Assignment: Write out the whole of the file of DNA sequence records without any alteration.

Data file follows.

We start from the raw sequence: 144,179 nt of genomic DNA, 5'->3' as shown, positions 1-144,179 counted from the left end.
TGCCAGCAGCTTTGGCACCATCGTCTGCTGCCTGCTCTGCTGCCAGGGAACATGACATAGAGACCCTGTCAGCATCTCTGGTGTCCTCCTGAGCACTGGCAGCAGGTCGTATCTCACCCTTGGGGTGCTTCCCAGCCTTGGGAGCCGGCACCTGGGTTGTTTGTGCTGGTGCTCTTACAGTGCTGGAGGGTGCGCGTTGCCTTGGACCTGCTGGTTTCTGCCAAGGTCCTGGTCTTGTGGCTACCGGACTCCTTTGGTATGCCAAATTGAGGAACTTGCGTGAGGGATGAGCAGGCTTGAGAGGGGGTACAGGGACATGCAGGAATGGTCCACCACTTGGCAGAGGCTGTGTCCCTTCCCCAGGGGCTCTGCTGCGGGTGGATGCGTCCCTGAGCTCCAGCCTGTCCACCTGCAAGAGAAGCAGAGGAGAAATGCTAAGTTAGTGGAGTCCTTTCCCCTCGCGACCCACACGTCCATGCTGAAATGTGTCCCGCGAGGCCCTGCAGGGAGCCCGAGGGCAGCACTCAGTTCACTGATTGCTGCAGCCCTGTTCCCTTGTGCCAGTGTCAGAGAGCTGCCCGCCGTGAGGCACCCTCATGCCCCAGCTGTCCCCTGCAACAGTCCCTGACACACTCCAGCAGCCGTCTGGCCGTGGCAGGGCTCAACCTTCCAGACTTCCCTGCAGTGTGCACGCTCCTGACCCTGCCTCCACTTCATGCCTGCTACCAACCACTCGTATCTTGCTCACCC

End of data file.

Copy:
We start from the raw sequence: 144,179 nt of genomic DNA, 5'->3' as shown, positions 1-144,179 counted from the left end.
TGCCAGCAGCTTTGGCACCATCGTCTGCTGCCTGCTCTGCTGCCAGGGAACATGACATAGAGACCCTGTCAGCATCTCTGGTGTCCTCCTGAGCACTGGCAGCAGGTCGTATCTCACCCTTGGGGTGCTTCCCAGCCTTGGGAGCCGGCACCTGGGTTGTTTGTGCTGGTGCTCTTACAGTGCTGGAGGGTGCGCGTTGCCTTGGACCTGCTGGTTTCTGCCAAGGTCCTGGTCTTGTGGCTACCGGACTCCTTTGGTATGCCAAATTGAGGAACTTGCGTGAGGGATGAGCAGGCTTGAGAGGGGGTACAGGGACATGCAGGAATGGTCCACCACTTGGCAGAGGCTGTGTCCCTTCCCCAGGGGCTCTGCTGCGGGTGGATGCGTCCCTGAGCTCCAGCCTGTCCACCTGCAAGAGAAGCAGAGGAGAAATGCTAAGTTAGTGGAGTCCTTTCCCCTCGCGACCCACACGTCCATGCTGAAATGTGTCCCGCGAGGCCCTGCAGGGAGCCCGAGGGCAGCACTCAGTTCACTGATTGCTGCAGCCCTGTTCCCTTGTGCCAGTGTCAGAGAGCTGCCCGCCGTGAGGCACCCTCATGCCCCAGCTGTCCCCTGCAACAGTCCCTGACACACTCCAGCAGCCGTCTGGCCGTGGCAGGGCTCAACCTTCCAGACTTCCCTGCAGTGTGCACGCTCCTGACCCTGCCTCCACTTCATGCCTGCTACCAACCACTCGTATCTTGCTCACCC